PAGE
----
- New-vehicle buyers remain in an “over sticker” market, paying above MSRP every month this year.
- Inventory improves year-over-year but remains low; incentives increased slightly in July over June 2022, but remain muted, averaging only 2.4% of the average transaction price.
- Strong luxury share – at 17.8% of sales – pushes industry average price higher.
ATLANTA, August 10, 2022 – The average price paid for a new vehicle in the U.S. in July 2022 topped June’s record and kept the average transaction price (ATP) solidly above the $48,000 mark, according to new data released today by Kelley Blue Book, a Cox Automotive brand.
The Kelley Blue Book new-vehicle ATP increased to $48,182 in July 2022, beating the previous high of $48,043 set last month. July prices rose 0.3% ($139) from June 2022 and 11.9% ($5,126) from July 2021.
New-vehicle inventory days’ supply held steady in the mid-30s in July, where it has been consistently since the final months of 2021. Surprisingly, days’ supply the end of July was 27% higher than it was in 2021, when inventory shortages first started to impact the market, demand was even higher, and days’ supply dropped into the 20s. Still, with roughly 1.1 million units in inventory in the U.S., new-vehicle inventory remains significantly below levels seen in 2020 and 2019.
With tight inventory and sufficient demand, transaction prices remain elevated. Most dealers continue to sell vehicles above the manufacturer’s suggested retail price (MSRP). Honda, Kia, Land Rover, and Hyundai continue to show the most price strength in the market, transacting between 5% to 8% over sticker last month. Ram, Volvo, Lincoln, Buick, and the smaller Italian brands, Alfa Romeo and Fiat, showed the least price strength last month, selling 1% or more below MSRP.
“It’s still a sellers’ market,” said Rebecca Rydzewski, research manager of economic and industry insights for Cox Automotive. “New-vehicle inventory levels are better than a year ago, but remain historically low, and that’s keeping new-vehicle prices elevated. Still, even though average prices are at a record level, there are affordable vehicles out there. Compact cars and SUVs and subcompact models typically transact for 30% to 40% below the industry average.”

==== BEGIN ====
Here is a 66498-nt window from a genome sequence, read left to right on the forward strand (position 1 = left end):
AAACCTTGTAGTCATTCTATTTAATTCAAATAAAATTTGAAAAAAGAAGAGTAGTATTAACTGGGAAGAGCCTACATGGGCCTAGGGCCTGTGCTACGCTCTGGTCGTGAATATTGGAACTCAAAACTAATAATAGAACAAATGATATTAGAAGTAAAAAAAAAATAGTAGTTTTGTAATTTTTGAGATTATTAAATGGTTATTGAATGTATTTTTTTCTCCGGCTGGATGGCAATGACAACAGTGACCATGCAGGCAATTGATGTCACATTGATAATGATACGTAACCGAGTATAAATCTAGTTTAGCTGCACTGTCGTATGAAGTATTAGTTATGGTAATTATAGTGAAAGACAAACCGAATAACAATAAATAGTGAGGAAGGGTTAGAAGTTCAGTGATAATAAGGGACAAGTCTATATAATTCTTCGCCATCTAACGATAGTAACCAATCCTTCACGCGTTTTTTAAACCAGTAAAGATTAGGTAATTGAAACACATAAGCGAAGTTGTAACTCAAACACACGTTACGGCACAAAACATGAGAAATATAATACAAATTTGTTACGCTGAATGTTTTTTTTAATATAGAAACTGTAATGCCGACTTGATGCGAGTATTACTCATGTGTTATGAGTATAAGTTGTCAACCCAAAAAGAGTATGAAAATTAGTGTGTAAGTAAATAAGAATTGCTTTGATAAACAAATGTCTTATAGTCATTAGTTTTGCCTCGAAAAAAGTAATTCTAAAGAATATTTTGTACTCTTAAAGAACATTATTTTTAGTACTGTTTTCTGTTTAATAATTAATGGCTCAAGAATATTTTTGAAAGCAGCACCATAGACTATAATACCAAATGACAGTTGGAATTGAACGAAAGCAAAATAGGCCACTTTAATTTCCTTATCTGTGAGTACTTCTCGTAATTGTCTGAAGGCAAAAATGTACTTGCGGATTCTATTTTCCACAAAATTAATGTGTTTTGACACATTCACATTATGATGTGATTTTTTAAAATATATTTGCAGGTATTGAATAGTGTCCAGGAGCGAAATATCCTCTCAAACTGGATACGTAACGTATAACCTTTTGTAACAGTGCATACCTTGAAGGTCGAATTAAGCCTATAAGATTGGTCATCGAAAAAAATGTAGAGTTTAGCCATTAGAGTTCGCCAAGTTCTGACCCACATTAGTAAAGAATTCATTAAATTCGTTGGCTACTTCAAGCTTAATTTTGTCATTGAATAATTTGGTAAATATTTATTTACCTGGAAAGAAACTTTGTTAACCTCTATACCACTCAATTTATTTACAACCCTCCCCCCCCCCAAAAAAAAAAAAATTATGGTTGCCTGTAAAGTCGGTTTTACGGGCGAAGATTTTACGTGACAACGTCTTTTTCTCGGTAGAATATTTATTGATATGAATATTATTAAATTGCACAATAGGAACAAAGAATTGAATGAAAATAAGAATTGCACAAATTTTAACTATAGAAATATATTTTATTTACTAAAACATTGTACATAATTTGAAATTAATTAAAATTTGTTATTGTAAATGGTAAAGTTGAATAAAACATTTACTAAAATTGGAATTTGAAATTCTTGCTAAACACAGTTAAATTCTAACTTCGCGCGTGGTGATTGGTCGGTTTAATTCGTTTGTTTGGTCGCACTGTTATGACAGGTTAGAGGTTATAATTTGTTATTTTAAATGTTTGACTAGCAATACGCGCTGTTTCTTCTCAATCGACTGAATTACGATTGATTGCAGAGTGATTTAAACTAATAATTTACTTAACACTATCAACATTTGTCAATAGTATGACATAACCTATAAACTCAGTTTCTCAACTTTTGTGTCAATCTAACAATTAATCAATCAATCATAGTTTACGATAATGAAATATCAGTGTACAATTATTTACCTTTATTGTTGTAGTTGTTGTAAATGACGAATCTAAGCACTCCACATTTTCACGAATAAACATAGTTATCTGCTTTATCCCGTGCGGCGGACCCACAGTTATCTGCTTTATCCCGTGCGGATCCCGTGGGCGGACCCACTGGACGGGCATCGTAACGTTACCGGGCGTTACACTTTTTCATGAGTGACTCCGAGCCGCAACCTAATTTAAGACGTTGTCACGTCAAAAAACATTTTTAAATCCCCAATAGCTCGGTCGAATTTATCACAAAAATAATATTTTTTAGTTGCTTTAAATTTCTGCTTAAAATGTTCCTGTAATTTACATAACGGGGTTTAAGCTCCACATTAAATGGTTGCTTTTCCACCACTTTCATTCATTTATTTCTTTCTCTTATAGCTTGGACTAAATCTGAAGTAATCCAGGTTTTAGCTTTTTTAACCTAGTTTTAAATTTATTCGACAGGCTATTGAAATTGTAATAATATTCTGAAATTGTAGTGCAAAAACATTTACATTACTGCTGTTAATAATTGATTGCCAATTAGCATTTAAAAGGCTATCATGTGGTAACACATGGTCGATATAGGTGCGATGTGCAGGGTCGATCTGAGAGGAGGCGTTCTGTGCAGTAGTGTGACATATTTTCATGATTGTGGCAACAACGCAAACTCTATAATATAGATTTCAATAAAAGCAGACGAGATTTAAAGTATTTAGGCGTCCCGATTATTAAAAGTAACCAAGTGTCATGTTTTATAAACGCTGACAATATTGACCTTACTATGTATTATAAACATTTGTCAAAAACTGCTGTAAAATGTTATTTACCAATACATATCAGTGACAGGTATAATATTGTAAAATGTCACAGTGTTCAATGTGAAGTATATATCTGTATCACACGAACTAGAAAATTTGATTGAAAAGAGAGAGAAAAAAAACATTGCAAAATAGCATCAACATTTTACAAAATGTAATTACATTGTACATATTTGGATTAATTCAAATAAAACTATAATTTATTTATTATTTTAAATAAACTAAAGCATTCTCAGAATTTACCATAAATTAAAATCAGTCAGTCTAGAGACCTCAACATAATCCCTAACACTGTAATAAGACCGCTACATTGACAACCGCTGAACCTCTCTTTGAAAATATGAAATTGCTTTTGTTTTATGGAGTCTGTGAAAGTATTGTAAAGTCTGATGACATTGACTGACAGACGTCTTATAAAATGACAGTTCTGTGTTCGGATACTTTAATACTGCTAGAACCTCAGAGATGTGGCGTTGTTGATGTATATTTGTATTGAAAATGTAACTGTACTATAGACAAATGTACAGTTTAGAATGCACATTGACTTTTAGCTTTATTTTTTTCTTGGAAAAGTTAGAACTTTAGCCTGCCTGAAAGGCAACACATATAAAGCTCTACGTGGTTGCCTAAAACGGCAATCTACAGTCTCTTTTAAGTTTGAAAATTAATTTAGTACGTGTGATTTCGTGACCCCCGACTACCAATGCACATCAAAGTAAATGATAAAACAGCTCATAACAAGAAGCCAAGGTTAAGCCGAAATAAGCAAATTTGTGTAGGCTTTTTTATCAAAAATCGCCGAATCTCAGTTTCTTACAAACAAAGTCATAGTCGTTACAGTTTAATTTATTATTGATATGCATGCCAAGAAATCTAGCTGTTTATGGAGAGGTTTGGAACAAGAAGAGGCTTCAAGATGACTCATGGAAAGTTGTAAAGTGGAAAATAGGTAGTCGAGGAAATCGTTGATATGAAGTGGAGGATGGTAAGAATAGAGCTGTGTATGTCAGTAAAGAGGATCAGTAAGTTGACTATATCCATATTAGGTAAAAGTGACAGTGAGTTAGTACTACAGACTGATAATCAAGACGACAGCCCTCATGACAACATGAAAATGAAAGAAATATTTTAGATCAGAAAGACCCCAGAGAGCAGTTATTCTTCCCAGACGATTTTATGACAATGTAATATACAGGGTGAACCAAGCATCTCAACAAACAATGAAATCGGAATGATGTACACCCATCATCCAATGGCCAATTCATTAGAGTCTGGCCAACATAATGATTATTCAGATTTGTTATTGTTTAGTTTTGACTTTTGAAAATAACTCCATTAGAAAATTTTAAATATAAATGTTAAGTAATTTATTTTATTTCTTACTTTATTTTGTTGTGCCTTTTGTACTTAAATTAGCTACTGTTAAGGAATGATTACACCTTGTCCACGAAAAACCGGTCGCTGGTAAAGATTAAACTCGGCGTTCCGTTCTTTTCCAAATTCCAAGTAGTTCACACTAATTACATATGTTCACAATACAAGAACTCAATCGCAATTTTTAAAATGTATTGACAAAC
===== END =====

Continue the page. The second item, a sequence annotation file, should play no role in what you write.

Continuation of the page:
The average price paid for a new non-luxury vehicle last month was $44,431, up $363 from June, and a new record for non-luxury vehicles, beating out the high set the prior month. Car shoppers in the non-luxury segment paid on average $875 above sticker price, a decrease from the prior month. Still, shoppers are paying more than they did compared to a year ago when they paid 0.8% below MSRP.
In July, the average luxury buyer paid $65,530 for a new vehicle, down $382 from last month, when luxury ATPs hit a record $65,912. Luxury buyers continue to pay more than MSRP for new vehicles, although prices are trending closer sticker prices. For comparison, luxury vehicles were selling for $386 under MSRP one year ago. Luxury vehicle share remains historically high, pushing the overall industry ATP higher, but decreased to 17.8% of total sales in July from 18.2% in June.
The average price paid for a new electric vehicle (EV) dropped in July by 2.3% compared to June but increased by 18.8% versus a year ago. The average price for a new electric vehicle – over $66,000, according to Kelley Blue Book estimates – remains well above the industry average and more aligned with luxury prices versus mainstream prices.
Incentives increased slightly in July versus June, but remain low, at only 2.4% of the average transaction price. A year ago, incentives averaged 5.9% of ATP. Full-size cars and luxury cars had the highest incentives in July, while high-performance cars, full-size luxury SUVs, and electric vehicles had the lowest incentives.